Personal Highlights from NaNoGenMo 2018

Five years ago, Darius Kazemi spawned NaNoGenMo with a tweet, challenging creative coders to spend the month of November writing code to generate a 50,000+ word novel and share the results.

The yearly results are always worth looking at, a delightfully surreal body of work. A couple years ago, I wrote about Liza Daly’s beautiful NaNoGenMo projects, and Liza wrote up some of her favorites from last year. All of this year’s completed projects are great, but here are three of my favorites.

Shadows

Natalia created Shadows, a generative concrete poetry zine, somehow managing to jam over 50,000 words into 13 pages. (Four pages are nothing but the word “meow.”) The results are stunning word art, pushing the PDF format to its limits.

I recommend viewing the PDF with Chrome’s built-in reader, which renders each page slowly enough that you can see each page animate.

Keen Data Goober

Golan Levin tasked his class of 22 CMU students to each produce a computationally-generated chapter for a book, which was then printed in an edition of 25 uniquely-generated copies.

The result is Keen Data Goober, a book of 22 chapters including a generated encyclopedia of exoplanets, sheet music for punk rock songs, gender-bended classic novels (e.g. “Haley Potter” and “Marc Poppins”), Donald Trump tweet limericks, and a Markov-generated book of medical facts combined with computer error codes.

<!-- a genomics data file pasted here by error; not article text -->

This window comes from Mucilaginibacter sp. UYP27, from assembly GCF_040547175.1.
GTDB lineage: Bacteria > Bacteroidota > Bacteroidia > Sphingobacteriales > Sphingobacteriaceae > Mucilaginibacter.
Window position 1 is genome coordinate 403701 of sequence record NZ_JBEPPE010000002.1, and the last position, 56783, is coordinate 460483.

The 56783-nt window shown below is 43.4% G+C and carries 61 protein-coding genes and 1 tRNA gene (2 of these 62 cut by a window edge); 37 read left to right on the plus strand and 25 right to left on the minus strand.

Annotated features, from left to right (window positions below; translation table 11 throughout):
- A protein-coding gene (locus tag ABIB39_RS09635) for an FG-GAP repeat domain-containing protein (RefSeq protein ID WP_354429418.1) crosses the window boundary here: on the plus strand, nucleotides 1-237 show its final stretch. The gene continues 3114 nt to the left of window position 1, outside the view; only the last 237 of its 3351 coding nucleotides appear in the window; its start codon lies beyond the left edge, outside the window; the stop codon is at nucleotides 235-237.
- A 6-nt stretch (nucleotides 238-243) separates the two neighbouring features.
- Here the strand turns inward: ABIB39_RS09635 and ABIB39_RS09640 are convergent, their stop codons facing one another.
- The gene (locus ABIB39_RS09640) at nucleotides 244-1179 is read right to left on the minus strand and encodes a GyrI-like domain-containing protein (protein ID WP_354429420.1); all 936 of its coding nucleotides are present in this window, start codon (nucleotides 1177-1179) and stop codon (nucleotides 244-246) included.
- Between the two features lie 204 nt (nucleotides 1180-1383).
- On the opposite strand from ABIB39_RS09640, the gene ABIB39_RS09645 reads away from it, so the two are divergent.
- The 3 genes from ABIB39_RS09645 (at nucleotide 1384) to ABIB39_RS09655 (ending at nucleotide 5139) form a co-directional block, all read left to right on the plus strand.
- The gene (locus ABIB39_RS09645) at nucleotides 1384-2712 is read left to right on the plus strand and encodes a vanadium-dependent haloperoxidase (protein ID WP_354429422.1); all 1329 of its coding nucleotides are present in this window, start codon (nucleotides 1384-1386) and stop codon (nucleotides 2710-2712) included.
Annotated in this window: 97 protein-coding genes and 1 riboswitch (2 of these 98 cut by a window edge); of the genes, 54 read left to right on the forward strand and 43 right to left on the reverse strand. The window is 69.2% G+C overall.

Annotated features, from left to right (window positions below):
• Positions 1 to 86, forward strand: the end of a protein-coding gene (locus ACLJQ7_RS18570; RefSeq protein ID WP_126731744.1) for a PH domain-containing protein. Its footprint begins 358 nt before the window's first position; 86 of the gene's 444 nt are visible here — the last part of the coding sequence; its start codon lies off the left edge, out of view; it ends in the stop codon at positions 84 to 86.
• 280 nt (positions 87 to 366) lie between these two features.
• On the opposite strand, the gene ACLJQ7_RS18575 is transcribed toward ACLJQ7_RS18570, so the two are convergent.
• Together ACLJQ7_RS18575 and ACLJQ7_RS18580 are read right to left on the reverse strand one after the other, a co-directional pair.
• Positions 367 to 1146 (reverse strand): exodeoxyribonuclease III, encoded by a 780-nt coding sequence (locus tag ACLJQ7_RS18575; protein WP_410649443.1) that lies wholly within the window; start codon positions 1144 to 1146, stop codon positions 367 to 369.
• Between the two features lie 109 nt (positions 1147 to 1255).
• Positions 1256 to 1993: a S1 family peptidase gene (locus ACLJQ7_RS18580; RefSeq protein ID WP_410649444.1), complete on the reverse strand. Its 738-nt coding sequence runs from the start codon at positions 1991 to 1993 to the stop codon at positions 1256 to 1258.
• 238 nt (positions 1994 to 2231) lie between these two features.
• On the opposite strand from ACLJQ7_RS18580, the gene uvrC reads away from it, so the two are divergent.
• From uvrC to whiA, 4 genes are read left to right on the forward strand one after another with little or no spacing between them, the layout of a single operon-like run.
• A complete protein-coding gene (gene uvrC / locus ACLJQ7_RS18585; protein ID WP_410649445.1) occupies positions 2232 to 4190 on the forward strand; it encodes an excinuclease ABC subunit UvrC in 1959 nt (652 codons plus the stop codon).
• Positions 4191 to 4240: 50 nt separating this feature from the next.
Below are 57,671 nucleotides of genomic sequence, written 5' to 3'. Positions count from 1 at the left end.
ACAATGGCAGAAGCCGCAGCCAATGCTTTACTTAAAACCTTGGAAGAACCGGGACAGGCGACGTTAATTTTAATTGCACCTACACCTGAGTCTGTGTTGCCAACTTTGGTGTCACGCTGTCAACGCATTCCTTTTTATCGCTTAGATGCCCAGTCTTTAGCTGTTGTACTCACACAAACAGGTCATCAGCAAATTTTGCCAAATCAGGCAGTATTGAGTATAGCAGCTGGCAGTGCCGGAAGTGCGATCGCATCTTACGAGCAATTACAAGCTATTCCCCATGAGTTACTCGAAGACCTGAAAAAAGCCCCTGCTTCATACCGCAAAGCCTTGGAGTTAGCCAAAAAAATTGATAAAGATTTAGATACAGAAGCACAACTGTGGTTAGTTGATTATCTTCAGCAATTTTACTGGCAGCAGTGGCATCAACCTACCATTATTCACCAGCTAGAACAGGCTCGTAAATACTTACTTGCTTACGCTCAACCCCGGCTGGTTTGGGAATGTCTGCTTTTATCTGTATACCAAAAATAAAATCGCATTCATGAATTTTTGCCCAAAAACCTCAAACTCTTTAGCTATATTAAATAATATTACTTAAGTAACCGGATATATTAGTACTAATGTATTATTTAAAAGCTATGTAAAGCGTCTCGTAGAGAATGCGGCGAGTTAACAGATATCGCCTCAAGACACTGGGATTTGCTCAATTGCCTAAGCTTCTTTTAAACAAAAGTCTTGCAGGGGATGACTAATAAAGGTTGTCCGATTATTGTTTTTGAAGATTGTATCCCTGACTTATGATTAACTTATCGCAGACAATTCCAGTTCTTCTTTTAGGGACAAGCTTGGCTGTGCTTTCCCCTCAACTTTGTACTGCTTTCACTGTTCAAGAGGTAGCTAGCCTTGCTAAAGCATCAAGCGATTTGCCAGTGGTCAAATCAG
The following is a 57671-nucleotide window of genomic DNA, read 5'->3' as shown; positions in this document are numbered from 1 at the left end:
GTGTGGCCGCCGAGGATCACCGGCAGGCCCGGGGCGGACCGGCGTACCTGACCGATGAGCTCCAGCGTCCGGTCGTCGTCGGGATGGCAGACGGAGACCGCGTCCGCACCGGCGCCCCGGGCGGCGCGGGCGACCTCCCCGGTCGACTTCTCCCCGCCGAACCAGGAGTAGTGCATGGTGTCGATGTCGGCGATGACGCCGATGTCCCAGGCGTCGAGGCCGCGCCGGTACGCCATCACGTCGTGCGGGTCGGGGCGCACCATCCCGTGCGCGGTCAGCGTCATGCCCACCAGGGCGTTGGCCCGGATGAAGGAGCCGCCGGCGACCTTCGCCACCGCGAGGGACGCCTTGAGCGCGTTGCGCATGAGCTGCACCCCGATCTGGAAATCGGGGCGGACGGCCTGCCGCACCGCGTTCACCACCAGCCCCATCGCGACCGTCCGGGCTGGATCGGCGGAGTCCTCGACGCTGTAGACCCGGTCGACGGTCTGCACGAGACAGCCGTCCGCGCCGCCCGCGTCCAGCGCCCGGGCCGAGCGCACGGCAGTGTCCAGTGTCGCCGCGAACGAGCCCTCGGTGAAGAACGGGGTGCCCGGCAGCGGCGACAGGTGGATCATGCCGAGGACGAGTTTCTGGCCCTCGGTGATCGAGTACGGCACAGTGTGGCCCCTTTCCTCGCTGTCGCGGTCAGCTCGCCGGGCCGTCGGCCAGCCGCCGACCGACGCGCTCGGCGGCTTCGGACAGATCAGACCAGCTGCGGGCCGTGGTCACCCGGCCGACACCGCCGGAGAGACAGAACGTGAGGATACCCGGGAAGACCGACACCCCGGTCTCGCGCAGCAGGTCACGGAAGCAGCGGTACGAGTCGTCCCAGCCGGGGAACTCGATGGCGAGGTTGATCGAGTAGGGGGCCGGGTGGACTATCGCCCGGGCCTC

Golan provided three unique PDF copies on the course page, along with links to each of the student blog posts.

Boring Tales from Tiny Places

Inspired by her series of bots that generate tiny gardens, art galleries, cityscapes, forests, and homes, artist and musician Emma Winston created Boring Tales from Tiny Places, a novel that generates a tiny scenario, identifies the emoji characters in them, and tries to tell a story around it.

The results are hosted on Glitch, letting you reload each chapter for a new variation set in the forest, art gallery, and city. The code and more info is on the project repo.

You can see the rest of the completed projects on the NaNoGenMo repo, and projects from past years linked from the official site.

Leave a Reply

Your email address will not be published.